targets.browsers property. This is where you can set criteria for the included Babel plugins. Each plugin from the latest preset can be included if necessary, such as es2015, es2016, and es2017.
To get a preview of what browsers your configuration includes, you can use browserl.ist. Pass your browser criteria through as a list separated by commas, and the listed browsers will be included in the config file. You can find a query syntax spec on the browserlist repository.
What you get with
See this commit on GitHub.
So the optimization efforts above didn’t help... but why?
It’s because there is a common misconception that
babel-preset-env v1 excludes polyfills. But in reality, your import of
babel-polyfill is not touched at all in version one. The upcoming version two, however, will finally be able to exclude polyfills. To make this work, we have to upgrade to Babel v7.
First, run these commands:
Then enable the useBuiltIns flag in the
Hint: Do not include
babel-polyfill via an webpack entry. Instead, you should have it as an import statement at the beginning of the entry code file of your app.
Let’s take a look at our bundle size now:
Find the actual commit for this improvement here.
We’ve almost reached the 100KB mark for our gzipped size, but we are not done yet—we can still squeeze more out of the bundle.
Avoiding code duplication with Lodash
Your dependencies might also depend on other versions of Lodash. This can result in a lot of code duplication because any of these dependencies might use different export of Lodash. To prevent this, we can take the following steps:
Step 1: Transform generic Lodash requires to cherry-picked ones
This can be achieved using babel-plugin-lodash and can help to decrease the bundle size.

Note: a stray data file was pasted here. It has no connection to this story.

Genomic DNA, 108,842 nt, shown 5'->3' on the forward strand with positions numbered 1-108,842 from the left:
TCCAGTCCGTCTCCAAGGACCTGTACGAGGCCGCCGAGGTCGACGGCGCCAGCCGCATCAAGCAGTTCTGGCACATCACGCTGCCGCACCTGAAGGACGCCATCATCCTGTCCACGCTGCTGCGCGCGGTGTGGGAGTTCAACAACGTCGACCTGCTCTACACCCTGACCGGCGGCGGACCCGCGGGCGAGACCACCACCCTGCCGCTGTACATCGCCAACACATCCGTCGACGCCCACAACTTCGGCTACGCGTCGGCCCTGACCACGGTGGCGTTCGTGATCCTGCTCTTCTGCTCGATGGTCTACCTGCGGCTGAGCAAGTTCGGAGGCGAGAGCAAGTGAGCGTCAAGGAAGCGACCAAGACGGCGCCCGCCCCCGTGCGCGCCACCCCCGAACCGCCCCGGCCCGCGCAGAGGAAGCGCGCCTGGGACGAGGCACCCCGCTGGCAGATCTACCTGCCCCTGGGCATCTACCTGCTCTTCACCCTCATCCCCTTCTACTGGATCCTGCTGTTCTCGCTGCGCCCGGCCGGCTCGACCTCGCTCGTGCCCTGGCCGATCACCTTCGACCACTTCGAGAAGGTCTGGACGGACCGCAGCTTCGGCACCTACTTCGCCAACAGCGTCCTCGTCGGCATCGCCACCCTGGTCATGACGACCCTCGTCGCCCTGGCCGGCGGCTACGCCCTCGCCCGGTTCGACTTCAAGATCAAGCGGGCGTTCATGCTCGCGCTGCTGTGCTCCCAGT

The following should be added to your
Step 2: Remove unnecessary lodash functionality
We can do this using the lodash-webpack-plugin which works great in combination with
Our contentful.js SDK currently requires these Lodash features:
Additionally, our contentful-management.js SDK needs the following:
Just keep in mind that your other dependencies still might need some of these features.
Step 3: Avoid Lodash variant duplication
First, identify all the lodash variants in your production dependencies:
Now create webpack resolve aliases for every package in your dependency tree. To do this, alias them to the cherry-picked version of the basic Lodash package.
Here is an example of what your webpack config can look like:
And let’s check our bundle:
Check out this commit on GitHub.
The pure minified file is now below 300KB and when gzipped, it will send less than 100KB over the net. That’s pretty impressive—but there's always room for improvement. If anyone has any further tricks, [start a discussion on our community forum.
We've made significant improvements since our original 1.7MB bundle size. We could stop here, but what fun would that be?
In the next and last article of this series, we're aiming to hit webpack's recommended 250KB parsed size. We'll accomplish this by introducing chunk-splitting to enable better cacheability of your app over time and to only send relevant code to the user. Check back on the Contentful Blog next week or follow us on Twitter to stay updated.